News / / 06.12.13


We speak to the throbbing gristle founder(s) as they attempt to assemble their life within the confines of a coffee table book that’ll make you spill your coffee

Neil Megson was, at some point, born a baby boy to proud parents. Neil Megson has not died, at least not in the traditional sense. Neil Megson simply stopped existing.

We’re told that “Genesis has basically assimilated and erased Neil from existence”. Every word Genesis Breyer P-Orridge – electronic music luminary and voice of the disenfranchised – speaks is drenched in sighs of conviction, and perhaps exhaustion, from a life lived so far off the beaten track that s/he doesn’t even know where to begin. Good thing the fine people at First Third Books have put together a visceral, soul searching, life-spanning book of portraiture to help us better understand the meaning of Gen’s life and, in turn, help us to examine the banality of our own.

16 © Laure Leber

Confronting his/er own identity his/erself has always been at the heart of Genesis’s being. In the mid 90s s/he began a personal transformation along with his partner and bandmate in the third incarnation of Psychic TV – known as PTV3 – Lady Jaye Breyer P-orridge. The pair decided to assimilate themselves into one being that was neither Lady Jaye nor Genesis, but a single entity named Breyer. The Pandrogyne project, as they called it, was their attempt to build a new gender through a series of surgical procedures. Tragedy befell the pair in 2007 when Lady Jaye sadly passed away due to stomach cancer. Genesis refers to Lady Jaye’s passing as her dropping of her body. As an extremely, overtly spiritual person s/ he firmly believes in the soul carrying on beyond the body’s confines. The events surrounding the forced dissolution of their project has clearly devastated Genesis.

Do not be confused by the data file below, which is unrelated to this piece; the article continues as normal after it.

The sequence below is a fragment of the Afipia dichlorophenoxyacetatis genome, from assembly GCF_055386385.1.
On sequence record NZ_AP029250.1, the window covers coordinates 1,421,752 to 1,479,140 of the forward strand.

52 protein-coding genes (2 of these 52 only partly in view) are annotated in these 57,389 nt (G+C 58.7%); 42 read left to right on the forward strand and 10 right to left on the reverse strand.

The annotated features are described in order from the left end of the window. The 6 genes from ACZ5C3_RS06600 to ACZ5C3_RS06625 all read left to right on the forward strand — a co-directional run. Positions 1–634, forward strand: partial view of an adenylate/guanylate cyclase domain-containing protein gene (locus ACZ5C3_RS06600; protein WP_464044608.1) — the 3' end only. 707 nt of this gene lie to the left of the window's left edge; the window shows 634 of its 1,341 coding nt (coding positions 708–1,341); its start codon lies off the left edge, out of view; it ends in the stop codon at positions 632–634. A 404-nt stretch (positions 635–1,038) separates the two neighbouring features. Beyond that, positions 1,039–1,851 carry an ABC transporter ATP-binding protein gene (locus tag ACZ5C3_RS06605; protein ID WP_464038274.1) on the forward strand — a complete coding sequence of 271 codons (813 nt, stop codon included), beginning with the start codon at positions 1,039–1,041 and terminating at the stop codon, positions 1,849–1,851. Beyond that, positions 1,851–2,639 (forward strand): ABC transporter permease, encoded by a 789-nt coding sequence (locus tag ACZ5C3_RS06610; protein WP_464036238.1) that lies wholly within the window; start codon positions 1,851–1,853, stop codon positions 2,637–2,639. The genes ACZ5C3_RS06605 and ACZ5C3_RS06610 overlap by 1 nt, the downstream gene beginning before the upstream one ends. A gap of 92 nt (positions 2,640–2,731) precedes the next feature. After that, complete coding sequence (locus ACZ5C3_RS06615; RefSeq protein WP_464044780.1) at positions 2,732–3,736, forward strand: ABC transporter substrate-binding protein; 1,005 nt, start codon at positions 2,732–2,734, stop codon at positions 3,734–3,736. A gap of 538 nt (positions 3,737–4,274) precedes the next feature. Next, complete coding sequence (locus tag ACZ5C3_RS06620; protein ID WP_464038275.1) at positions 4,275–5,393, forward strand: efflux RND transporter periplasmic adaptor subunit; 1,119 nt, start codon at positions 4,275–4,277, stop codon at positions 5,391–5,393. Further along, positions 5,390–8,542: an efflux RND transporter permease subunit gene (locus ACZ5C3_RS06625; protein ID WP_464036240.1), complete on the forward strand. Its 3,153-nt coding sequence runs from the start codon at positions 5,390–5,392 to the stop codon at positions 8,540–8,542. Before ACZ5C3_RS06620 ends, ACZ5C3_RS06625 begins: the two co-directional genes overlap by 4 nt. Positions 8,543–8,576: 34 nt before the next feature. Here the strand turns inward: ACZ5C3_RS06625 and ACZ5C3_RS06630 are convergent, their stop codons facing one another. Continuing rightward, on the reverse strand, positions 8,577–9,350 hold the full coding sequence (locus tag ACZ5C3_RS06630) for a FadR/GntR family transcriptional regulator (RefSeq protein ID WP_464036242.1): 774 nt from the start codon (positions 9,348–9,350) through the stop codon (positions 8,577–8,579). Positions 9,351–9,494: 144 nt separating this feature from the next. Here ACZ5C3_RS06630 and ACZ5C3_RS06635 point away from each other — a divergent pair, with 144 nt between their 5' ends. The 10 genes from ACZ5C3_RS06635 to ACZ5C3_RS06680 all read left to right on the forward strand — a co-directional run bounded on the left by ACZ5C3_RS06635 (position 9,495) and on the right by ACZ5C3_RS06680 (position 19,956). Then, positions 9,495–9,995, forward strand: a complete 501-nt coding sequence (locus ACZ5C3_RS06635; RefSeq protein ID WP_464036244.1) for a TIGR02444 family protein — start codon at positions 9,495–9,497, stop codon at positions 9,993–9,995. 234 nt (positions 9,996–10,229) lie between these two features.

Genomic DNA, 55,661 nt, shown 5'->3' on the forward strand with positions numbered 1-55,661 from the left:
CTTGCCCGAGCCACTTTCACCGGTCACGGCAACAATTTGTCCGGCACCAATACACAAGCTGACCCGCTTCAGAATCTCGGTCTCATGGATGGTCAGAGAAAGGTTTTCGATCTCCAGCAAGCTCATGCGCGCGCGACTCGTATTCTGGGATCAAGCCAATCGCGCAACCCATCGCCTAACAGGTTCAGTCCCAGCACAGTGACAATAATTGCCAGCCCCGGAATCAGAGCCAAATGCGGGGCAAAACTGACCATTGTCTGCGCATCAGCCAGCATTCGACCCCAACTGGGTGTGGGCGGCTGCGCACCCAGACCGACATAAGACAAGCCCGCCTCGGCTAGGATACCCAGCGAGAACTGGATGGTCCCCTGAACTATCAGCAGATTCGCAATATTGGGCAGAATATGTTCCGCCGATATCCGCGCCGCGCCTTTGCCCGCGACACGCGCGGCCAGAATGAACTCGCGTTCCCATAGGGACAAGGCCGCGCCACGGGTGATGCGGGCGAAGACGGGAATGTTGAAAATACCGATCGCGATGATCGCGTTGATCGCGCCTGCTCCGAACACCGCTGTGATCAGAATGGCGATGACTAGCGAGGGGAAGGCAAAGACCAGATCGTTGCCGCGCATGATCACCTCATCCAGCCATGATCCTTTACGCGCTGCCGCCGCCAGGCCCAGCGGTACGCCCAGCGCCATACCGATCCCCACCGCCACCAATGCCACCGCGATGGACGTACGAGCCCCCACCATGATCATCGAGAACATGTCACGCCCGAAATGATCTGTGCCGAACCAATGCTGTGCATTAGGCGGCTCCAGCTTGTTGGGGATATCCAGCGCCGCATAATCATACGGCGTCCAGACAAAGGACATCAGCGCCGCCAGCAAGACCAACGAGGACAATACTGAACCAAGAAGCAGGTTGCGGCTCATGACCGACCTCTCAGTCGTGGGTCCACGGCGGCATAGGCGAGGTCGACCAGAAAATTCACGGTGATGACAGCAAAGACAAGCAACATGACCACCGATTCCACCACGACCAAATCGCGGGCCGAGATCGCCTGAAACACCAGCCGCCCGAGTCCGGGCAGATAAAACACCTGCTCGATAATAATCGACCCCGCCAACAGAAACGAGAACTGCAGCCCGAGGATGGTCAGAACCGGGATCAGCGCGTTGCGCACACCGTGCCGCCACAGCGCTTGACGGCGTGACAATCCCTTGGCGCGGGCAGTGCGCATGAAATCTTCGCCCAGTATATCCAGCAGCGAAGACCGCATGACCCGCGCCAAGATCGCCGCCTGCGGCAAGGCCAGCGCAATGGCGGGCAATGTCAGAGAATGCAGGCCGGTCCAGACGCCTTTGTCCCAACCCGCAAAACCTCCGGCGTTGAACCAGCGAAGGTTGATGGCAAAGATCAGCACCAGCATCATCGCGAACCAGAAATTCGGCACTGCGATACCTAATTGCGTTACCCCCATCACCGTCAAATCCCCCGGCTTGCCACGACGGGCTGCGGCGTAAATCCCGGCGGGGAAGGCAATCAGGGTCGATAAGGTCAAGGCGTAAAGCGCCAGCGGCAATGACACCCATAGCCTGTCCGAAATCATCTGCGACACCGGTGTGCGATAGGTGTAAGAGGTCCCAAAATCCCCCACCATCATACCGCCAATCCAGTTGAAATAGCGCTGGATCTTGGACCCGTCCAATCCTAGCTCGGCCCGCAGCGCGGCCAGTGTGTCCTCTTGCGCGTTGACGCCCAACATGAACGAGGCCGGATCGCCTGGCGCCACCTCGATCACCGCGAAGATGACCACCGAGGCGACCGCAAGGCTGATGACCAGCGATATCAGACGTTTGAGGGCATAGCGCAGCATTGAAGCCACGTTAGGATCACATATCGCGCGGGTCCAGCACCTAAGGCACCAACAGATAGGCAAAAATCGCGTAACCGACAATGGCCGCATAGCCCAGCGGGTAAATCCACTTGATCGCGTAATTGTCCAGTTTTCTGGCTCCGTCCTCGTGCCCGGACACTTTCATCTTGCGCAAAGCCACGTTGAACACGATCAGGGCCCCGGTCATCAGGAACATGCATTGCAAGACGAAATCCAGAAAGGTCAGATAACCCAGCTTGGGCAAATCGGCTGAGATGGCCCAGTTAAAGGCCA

3 © Marti Wilkerson

If it sounds like a trip, well heck have it, maybe that’s because it is.

Most will know Genesis P-Orridge as one of the founders of electronic noise pioneers Throbbing Gristle, however that’s something s/he’d rather not discuss these days. In fact, when the matter of the band or Industrial Records (the seminal label started by P-Orridge which gave its name to industrial music) is raised, we’re met with no more than a roll of the eyes and the wearily exhaled words “the albatross around my neck.” Nothing more is said. It’s clear Genesis would rather project their vision through art and aesthetic than be remembered or revered for past musical impact.